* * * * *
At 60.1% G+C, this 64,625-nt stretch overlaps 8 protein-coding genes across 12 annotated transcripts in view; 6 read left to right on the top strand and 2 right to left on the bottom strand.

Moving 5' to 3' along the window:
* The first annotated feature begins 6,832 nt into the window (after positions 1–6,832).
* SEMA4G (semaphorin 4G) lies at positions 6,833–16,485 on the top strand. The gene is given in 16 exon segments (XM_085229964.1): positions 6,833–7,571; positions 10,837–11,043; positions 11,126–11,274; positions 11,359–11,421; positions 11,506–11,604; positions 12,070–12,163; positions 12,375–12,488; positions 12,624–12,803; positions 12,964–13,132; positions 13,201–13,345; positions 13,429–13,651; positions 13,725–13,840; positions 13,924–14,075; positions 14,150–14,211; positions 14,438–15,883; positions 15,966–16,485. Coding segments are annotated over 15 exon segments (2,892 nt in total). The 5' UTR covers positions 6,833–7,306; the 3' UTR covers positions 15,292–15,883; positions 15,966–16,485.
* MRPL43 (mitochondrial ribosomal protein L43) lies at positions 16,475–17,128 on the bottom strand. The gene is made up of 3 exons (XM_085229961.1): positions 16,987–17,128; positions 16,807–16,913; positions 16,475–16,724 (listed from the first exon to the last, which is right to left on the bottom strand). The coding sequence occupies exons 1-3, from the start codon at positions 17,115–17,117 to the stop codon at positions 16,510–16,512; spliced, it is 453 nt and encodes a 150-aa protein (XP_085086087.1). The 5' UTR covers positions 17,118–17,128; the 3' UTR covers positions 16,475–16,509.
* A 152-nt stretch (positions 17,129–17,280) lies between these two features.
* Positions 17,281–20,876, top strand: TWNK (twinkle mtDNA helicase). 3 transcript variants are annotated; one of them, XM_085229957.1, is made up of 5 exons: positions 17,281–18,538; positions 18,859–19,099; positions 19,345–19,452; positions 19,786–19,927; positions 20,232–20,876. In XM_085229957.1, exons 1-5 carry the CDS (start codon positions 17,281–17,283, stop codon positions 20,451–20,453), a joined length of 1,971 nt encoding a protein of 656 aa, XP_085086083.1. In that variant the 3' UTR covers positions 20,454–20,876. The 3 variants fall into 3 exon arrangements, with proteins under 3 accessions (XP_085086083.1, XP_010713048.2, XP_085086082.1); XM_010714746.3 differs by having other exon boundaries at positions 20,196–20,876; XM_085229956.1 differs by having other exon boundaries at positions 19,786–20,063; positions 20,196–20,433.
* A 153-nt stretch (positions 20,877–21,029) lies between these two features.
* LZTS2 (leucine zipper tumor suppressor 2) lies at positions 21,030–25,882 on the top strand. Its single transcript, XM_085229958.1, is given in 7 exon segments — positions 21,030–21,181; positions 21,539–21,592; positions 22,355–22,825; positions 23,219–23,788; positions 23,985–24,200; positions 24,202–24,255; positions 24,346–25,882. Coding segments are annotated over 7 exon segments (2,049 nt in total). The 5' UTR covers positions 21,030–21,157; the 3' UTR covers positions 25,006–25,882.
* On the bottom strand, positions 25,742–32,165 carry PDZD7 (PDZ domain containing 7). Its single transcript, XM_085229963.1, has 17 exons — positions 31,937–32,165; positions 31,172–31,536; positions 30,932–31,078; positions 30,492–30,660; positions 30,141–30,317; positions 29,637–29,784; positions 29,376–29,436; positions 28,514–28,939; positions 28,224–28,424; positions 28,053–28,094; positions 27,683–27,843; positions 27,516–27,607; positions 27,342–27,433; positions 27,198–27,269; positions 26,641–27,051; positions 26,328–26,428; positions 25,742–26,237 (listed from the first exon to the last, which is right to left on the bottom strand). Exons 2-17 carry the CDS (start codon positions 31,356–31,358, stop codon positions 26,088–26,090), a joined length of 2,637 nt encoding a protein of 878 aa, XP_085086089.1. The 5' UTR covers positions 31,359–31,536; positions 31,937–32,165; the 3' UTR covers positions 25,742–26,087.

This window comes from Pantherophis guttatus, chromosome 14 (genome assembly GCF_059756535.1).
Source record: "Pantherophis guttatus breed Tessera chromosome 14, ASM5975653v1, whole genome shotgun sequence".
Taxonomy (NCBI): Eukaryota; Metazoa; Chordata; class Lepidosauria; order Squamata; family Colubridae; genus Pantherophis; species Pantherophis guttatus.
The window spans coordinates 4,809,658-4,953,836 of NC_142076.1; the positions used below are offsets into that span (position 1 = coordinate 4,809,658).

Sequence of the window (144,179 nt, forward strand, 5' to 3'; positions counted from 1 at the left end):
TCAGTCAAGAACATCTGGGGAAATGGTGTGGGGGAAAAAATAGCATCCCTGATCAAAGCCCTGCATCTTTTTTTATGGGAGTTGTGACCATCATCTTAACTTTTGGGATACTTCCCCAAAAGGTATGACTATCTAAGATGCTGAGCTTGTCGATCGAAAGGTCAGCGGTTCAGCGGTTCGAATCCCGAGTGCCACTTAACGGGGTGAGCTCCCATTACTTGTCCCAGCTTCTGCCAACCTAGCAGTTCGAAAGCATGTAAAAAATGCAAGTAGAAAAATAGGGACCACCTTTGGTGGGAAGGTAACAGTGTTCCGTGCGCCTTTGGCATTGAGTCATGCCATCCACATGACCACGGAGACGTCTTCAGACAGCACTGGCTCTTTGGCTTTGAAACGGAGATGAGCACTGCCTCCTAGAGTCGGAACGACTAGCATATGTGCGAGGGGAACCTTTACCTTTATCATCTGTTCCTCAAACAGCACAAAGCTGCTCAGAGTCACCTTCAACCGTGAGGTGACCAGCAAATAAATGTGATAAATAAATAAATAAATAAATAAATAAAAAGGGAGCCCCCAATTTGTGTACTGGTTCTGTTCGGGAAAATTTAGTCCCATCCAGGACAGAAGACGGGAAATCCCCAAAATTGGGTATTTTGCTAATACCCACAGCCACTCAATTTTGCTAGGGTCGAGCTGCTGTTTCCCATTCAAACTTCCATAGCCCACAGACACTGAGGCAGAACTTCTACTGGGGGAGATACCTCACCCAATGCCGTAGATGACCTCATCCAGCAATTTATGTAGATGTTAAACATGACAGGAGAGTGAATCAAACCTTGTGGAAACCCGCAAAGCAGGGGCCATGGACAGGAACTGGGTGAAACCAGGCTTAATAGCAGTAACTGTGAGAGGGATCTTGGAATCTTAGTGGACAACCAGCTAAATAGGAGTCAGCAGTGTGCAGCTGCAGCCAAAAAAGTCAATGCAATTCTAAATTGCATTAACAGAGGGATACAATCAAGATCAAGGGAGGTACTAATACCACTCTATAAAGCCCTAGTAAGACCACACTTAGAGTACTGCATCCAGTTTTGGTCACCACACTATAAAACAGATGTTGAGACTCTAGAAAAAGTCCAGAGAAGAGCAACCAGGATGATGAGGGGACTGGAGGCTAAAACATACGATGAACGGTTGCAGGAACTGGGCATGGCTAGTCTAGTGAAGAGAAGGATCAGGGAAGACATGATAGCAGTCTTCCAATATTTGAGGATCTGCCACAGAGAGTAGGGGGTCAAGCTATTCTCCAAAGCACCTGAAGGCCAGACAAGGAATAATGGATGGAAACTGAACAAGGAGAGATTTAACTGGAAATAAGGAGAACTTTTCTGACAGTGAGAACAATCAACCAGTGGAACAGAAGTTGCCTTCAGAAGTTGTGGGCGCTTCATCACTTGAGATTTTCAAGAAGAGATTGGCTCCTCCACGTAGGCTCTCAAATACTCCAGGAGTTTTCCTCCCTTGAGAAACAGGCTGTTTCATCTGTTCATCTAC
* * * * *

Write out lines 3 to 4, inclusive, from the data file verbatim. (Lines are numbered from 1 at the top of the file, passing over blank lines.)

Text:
* The first annotated feature begins 6,832 nt into the window (after positions 1–6,832).
* SEMA4G (semaphorin 4G) lies at positions 6,833–16,485 on the top strand. The gene is given in 16 exon segments (XM_085229964.1): positions 6,833–7,571; positions 10,837–11,043; positions 11,126–11,274; positions 11,359–11,421; positions 11,506–11,604; positions 12,070–12,163; positions 12,375–12,488; positions 12,624–12,803; positions 12,964–13,132; positions 13,201–13,345; positions 13,429–13,651; positions 13,725–13,840; positions 13,924–14,075; positions 14,150–14,211; positions 14,438–15,883; positions 15,966–16,485. Coding segments are annotated over 15 exon segments (2,892 nt in total). The 5' UTR covers positions 6,833–7,306; the 3' UTR covers positions 15,292–15,883; positions 15,966–16,485.